Java Reference
In-Depth Information
The project shows five classes. They are Parser , CommandWords , Command , Room , and
Game . An investigation of the source code shows, fortunately, that these classes are quite
well documented, and we can get an initial overview of what they do by just reading the class
comment at the top of each class. (This fact also serves to illustrate that bad design involves
something deeper than simply the way a class looks or how good its documentation is.) Our
understanding of the game will be assisted by having a look at the source code to see what
methods each class has and what some of the methods appear to do. Here, we summarize the
purpose of each class:
CommandWords The CommandWords class defines all valid commands in the game. It does
this by holding an array of String objects representing the command words.
Parser The parser reads lines of input from the terminal and tries to interpret them as
commands. It creates objects of class Command that represent the command that was
Command A Command object represents a command that was entered by the user. It has
methods that make it easy for us to check whether this was a valid command and to get the
first and second words of the command as separate strings.
Room A Room object represents a location in a game. Rooms can have exits that lead to other
Game The Game class is the main class of the game. It sets up the game and then enters a
loop to read and execute commands. It also contains the code that implements each user
Exercise 6.3 Design your own game scenario. Do this away from the computer. Do not
think about implementation, classes, or even programming in general. Just think about invent-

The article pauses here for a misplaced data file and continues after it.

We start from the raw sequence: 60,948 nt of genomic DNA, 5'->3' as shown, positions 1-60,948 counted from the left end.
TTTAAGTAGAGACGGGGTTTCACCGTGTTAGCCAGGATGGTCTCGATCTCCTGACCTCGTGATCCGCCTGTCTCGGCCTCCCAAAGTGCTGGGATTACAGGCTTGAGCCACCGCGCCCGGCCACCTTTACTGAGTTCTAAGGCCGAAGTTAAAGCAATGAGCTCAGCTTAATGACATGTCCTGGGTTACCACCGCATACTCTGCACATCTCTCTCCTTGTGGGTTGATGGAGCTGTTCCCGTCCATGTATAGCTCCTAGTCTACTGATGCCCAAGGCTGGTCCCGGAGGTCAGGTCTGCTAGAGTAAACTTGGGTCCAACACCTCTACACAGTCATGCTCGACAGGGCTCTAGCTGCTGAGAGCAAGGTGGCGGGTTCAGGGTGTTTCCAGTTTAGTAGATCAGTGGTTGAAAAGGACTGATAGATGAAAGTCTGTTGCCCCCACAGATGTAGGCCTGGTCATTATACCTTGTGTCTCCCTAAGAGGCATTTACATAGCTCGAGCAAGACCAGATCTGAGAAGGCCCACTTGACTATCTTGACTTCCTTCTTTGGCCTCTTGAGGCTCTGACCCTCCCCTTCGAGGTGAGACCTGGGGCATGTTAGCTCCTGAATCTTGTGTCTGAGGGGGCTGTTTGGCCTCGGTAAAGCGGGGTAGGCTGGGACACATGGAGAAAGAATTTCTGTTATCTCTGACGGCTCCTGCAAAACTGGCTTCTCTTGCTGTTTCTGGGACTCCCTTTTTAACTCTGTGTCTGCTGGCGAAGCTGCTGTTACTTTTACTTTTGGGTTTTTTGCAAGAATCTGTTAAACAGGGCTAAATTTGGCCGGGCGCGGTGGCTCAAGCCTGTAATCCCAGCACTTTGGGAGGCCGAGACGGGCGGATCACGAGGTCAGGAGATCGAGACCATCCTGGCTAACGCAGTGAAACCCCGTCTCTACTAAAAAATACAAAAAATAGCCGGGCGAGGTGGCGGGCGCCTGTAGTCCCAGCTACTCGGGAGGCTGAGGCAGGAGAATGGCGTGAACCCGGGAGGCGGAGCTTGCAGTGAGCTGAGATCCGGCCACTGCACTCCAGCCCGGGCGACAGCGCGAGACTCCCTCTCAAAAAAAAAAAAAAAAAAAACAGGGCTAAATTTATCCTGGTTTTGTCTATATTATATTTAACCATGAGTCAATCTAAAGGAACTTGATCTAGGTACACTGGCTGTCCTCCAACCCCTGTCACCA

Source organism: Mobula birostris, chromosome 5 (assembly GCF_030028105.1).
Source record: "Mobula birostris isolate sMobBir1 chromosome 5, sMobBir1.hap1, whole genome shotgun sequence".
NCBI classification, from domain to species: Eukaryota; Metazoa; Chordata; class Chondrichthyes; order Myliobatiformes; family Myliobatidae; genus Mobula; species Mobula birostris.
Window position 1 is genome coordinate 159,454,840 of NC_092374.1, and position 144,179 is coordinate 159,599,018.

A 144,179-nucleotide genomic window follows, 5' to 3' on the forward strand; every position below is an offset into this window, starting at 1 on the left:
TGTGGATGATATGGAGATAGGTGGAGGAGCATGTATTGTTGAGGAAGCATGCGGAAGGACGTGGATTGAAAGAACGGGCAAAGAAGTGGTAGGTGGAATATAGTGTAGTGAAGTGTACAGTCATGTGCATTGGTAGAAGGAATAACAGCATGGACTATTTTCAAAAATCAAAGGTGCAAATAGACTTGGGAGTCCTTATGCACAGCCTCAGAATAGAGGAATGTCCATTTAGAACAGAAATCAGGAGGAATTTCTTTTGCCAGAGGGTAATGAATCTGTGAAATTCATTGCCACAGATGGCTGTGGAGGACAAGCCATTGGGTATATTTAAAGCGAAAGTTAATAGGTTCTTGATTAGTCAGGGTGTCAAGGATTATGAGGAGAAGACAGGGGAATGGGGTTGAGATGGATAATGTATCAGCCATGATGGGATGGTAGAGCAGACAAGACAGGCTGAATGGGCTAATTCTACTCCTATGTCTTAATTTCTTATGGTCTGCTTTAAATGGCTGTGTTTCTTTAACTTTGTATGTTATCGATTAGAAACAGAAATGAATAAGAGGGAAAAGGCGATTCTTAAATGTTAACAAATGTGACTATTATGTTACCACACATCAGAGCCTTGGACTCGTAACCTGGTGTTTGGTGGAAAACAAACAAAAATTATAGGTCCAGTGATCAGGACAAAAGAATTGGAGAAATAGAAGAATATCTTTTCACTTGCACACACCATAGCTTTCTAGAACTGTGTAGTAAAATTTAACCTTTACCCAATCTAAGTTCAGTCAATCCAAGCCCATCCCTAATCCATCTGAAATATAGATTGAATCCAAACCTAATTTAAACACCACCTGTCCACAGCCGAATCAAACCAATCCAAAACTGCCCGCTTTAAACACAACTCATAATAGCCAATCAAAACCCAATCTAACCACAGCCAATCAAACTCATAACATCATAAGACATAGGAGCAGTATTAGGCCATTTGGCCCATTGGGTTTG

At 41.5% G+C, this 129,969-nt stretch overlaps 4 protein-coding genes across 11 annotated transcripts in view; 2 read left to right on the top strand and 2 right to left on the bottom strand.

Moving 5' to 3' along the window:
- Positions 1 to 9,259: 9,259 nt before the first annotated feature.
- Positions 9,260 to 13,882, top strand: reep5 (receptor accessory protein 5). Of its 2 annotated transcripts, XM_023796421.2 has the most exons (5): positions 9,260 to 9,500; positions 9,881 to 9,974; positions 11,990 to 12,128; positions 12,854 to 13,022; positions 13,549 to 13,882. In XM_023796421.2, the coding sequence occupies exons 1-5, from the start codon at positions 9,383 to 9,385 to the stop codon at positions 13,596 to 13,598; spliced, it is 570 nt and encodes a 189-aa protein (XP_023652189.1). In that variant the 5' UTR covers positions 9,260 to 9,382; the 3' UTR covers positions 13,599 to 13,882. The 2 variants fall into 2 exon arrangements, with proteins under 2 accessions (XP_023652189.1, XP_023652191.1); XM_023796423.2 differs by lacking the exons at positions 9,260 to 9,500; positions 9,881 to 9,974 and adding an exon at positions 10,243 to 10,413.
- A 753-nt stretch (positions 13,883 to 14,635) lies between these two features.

ing an interesting game. This could be done with a group of people.
The game can be anything that has as its base structure a player moving through different
locations. Here are some examples:
You are a white blood cell traveling through the body in search of viruses to attack. . .
You are lost in a shopping mall and must find the exit. . .
You are a mole in its burrow and you cannot remember where you stored your food
reserves before winter. . .
You are an adventurer who searches through a dungeon full of monsters and other
characters. . .
You are from the bomb squad and must find and defuse a bomb before it goes off. . .
Make sure that your game has a goal (so that it has an end and the player can “win”). Try to
think of many things to make the game interesting (trap doors, magic items, characters that
help you only if you feed them, time limits. . . whatever you like). Let your imagination run wild.
At this stage, do not worry about how to implement these things.
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